The repair effort led to a glycol contamination and resulted in the water warning. The cross-connection was isolated to Biological Sciences and Health Sciences, but the entire water system was placed under a water warning out of caution.
Ethylene glycol has many uses, according to the U.S. Environmental Protection Agency, including as antifreeze in cooling and heating systems, and in hydraulic brake fluids. Ingesting large quantities of ethylene glycol may cause vomiting, drowsiness, coma, respiratory failure, convulsions, metabolic changes, followed by cardiopulmonary effects and later renal damage, the U.S. EPA says.
The university lifted the water warning on June 22 after a first set of samples from the incident came back from the lab negative for any contamination. However, the university sent two sets of samples in days apart, and the second set of samples came back on Wednesday positive for glycol contamination.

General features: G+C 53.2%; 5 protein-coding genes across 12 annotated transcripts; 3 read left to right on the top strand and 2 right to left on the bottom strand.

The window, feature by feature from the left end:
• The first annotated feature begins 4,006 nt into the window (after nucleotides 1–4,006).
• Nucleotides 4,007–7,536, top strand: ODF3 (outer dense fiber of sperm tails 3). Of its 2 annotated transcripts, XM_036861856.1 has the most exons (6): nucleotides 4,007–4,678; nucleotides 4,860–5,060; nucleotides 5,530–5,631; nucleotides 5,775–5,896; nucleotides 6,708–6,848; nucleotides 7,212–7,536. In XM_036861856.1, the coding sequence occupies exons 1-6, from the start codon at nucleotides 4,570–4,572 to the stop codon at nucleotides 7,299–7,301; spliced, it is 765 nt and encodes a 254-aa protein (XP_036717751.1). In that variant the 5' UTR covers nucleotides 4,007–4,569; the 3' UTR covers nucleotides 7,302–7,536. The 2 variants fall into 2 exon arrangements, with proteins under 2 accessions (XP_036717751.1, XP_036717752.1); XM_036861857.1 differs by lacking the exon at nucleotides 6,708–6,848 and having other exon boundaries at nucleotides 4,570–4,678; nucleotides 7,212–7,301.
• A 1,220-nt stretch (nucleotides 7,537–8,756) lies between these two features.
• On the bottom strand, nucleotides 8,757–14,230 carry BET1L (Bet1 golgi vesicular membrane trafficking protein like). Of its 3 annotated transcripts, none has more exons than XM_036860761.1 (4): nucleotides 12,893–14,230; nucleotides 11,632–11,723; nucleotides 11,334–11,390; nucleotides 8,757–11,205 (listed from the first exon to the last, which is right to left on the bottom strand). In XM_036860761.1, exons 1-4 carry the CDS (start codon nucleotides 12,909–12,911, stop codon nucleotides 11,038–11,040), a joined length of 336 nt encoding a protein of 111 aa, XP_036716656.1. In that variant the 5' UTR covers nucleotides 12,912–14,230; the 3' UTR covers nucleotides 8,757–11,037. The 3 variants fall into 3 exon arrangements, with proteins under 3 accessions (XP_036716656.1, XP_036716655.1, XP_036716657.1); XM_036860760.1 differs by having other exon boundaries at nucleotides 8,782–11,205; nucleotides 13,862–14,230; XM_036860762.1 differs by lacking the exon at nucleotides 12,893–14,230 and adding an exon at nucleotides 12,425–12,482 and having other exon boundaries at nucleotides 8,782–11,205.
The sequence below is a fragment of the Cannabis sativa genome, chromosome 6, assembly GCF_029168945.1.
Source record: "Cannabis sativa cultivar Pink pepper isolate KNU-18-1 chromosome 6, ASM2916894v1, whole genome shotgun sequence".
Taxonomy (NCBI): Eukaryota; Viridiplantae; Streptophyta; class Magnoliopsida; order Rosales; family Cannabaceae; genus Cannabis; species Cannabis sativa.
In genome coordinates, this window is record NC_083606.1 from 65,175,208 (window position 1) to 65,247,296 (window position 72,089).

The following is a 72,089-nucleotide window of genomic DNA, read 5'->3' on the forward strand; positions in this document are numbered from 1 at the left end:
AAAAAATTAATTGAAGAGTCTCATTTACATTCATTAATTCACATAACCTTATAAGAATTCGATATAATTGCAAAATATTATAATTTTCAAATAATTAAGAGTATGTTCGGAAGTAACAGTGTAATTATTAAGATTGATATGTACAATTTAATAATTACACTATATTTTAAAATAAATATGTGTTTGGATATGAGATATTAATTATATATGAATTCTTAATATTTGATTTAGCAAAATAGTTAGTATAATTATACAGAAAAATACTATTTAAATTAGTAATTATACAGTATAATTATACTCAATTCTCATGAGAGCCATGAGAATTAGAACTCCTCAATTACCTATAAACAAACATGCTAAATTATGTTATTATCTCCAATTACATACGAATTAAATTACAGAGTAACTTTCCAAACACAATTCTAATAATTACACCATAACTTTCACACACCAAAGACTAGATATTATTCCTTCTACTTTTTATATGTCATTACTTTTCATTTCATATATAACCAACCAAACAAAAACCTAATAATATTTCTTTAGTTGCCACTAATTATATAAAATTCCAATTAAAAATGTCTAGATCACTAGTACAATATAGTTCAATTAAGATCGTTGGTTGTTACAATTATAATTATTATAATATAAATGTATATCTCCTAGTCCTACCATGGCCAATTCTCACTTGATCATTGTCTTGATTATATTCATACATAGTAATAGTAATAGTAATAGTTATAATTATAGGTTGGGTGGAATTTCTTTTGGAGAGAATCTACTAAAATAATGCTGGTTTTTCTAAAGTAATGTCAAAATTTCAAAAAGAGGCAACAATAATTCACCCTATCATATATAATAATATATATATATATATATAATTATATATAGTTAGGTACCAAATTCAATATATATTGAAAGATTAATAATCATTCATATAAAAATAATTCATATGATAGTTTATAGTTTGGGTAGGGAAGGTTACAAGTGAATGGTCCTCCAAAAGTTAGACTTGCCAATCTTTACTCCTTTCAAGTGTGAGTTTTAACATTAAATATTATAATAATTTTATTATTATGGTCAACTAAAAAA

It is not clear why the second samples came back positive while the first samples came back negative. The water warning is in place until Wright State can confirm new samples are negative for the contaminant.
For now, anyone on campus should not use the water for anything other than to flush toilets.